Date: Sat, 4 Sep 2010 09:27:46 -0400
Reply-To: Suzanne McCoy <Suzanne.McCoy@CATALINAMARKETING.COM>
Sender: "SAS(r) Discussion" <SAS-L@LISTSERV.UGA.EDU>
From: Suzanne McCoy <Suzanne.McCoy@CATALINAMARKETING.COM>
Subject: Re: SQL server dates not date times
Content-Type: text/plain; charset="us-ascii"
New school comment:
Definitely look at oledb instead. I found it much faster against SQL/Server 2008 using 9.1.3 in a Windows Server environment. With OLEdb you can also use ssid= to allow the users to authenticate against AD instead of the database so you don't have to put username and password on the connection string.
Old school idea:
Years ago, back in version 6, we were using Oracle 5.something and upgraded to 5.3 (?). Oracle did something to the way they stored datetimes. It was still number of seconds since a point in time but the point in time was so far back that SAS didn't recognize it. We ended up building views adding ~32K to the value and it resolved the issue so we read from views instead of tables. SQL/Server 2008 may store the dates a bit differently than the datetimes. If you could dump unformatted values of both data types there may be a difference in the number of siqnificant digits that you could use to tell which type was which.
From: SAS(r) Discussion [SAS-L@LISTSERV.UGA.EDU] On Behalf Of Quentin McMullen [qmcmull@YAHOO.COM]
Sent: Friday, September 03, 2010 5:39 PM
Subject: Re: SQL server dates not date times
Thanks Boss (and thanks to Mike as well- oh how I miss the halls of SAS
Somehow I managed to write the whole post below without mentioning that we
are using odbc. But despite that oversite, Sig I think your diagnosis is
correct. I am going to look into this some more next week. But my sense
is the ODBC middleware is telling SAS the wrong variable attribute.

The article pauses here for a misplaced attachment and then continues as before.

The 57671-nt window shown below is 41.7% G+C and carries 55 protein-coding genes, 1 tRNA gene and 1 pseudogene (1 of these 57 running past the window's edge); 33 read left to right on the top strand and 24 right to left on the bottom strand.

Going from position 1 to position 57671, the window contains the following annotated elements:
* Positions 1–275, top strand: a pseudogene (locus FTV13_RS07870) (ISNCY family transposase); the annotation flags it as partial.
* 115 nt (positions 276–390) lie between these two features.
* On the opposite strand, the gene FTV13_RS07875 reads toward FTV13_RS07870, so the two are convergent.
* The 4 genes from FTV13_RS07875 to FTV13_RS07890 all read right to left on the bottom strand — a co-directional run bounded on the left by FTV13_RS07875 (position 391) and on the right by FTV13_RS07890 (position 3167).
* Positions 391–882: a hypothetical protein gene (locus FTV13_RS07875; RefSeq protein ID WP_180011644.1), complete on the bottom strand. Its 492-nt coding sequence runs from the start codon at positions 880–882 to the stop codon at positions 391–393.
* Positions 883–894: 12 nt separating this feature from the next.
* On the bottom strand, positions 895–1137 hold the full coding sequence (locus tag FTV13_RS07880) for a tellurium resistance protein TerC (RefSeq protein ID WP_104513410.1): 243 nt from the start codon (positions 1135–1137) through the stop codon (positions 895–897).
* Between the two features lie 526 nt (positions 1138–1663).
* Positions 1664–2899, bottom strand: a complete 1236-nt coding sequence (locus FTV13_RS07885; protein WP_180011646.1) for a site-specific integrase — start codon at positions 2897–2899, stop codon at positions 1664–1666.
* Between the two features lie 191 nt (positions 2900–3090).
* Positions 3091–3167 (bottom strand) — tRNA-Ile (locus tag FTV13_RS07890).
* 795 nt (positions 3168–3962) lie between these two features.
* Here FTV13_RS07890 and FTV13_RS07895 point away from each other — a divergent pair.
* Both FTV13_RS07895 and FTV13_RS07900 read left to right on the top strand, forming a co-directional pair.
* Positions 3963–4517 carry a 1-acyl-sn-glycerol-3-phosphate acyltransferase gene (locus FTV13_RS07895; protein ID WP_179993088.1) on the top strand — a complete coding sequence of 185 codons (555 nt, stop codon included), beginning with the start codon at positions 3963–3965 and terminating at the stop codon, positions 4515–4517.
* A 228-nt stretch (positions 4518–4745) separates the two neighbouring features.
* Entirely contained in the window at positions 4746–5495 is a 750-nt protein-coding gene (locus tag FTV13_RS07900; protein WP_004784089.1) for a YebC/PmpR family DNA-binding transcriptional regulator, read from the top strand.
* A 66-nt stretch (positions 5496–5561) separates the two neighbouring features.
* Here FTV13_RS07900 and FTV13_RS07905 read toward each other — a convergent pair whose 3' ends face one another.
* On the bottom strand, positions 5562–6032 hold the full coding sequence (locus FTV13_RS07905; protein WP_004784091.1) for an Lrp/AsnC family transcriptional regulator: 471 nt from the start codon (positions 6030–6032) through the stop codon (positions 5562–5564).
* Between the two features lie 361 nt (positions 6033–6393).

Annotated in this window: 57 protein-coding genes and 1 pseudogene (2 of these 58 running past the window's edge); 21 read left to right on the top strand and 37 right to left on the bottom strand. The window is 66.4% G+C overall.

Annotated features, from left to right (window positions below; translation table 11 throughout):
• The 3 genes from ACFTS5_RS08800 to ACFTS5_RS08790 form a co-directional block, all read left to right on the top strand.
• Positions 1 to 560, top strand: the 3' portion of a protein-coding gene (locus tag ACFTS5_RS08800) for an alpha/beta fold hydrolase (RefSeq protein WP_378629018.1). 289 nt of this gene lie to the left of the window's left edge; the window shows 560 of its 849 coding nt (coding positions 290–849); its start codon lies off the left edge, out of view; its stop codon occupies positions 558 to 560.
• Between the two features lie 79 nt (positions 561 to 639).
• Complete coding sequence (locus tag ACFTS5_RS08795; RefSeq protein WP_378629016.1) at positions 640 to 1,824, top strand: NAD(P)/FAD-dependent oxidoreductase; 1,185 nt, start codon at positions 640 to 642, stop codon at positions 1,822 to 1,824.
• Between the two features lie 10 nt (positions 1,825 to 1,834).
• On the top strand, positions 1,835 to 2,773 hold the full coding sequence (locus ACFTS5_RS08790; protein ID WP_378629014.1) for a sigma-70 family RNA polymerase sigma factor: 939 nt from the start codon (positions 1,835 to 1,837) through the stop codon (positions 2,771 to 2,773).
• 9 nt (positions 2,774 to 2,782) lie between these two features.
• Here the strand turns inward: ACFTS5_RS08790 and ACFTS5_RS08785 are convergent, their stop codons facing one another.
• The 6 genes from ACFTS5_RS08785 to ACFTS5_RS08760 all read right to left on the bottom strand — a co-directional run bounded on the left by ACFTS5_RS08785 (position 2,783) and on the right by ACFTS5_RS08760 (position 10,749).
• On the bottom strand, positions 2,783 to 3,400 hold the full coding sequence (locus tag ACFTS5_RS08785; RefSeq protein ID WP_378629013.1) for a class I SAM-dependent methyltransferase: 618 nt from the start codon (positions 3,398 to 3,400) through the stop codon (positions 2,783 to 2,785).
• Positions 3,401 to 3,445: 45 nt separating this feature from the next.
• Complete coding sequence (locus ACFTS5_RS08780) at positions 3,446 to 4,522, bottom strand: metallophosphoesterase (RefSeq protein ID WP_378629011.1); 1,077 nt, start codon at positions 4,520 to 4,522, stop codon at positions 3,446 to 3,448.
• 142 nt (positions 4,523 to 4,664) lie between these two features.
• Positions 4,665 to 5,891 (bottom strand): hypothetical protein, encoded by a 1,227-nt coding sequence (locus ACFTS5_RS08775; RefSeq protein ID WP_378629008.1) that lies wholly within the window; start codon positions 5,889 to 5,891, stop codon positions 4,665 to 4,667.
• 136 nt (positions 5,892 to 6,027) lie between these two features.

I will look into an OLE solution at the same time, as if these options
prove useful we could consider using that instead of ODBC.
Of course when I was writing this morning, was hoping someone would
say "Of course you can store a date column in SQL server and have SAS pull
it down and know it's a date." But as that hasn't happened yet, will have
to put more thought into it.
On Fri, 3 Sep 2010 17:05:19 -0400, Sigurd Hermansen <HERMANS1@WESTAT.COM>
>I suspect that you have SAS/ACCESS OLEdb connections to a MS SQL Server
database. The LIBNAME XXX OLEDB ....; statement appears to let you set
data types using a DBTYPE= or DBSASTYPE = option:
>These date options (p. 22) look promising:
>DBTYPE_DBTIMESTAMP and DBTYPE_DATE
>DATETIMEm.n, where m depends on precision
>and n depends on scale
>"The following table shows the default data types that the SAS/ACCESS
>OLE DB uses when creating DBMS tables.
>Table 1.5 Default OLE DB Output Data Types
>SAS Variable Format Default OLE DB Data Type
>DBTYPE_R8 or DBTYPE_NUMERIC using m.n
>if the DBMS allows it
>$n. DBTYPE_STR using n
>date formats DBTYPE_DBDATE
>time formats DBTYPE_DBTIME
>datetime formats DBTYPE_DBTIMESTAMP
>The SAS/ACCESS interface to OLE DB allows nondefault data types to be
>with the DBTYPE= data set option."
>The problem that you are having seems to be related to a setting in the
OLEdb middleware since your database has a date data type and SAS has a
date format that operates on a range of numbers. The SAS "date" value
amounts to nothing more than a number. For some reason the middleware is
converting the SQL Server date value to number on the datetime scale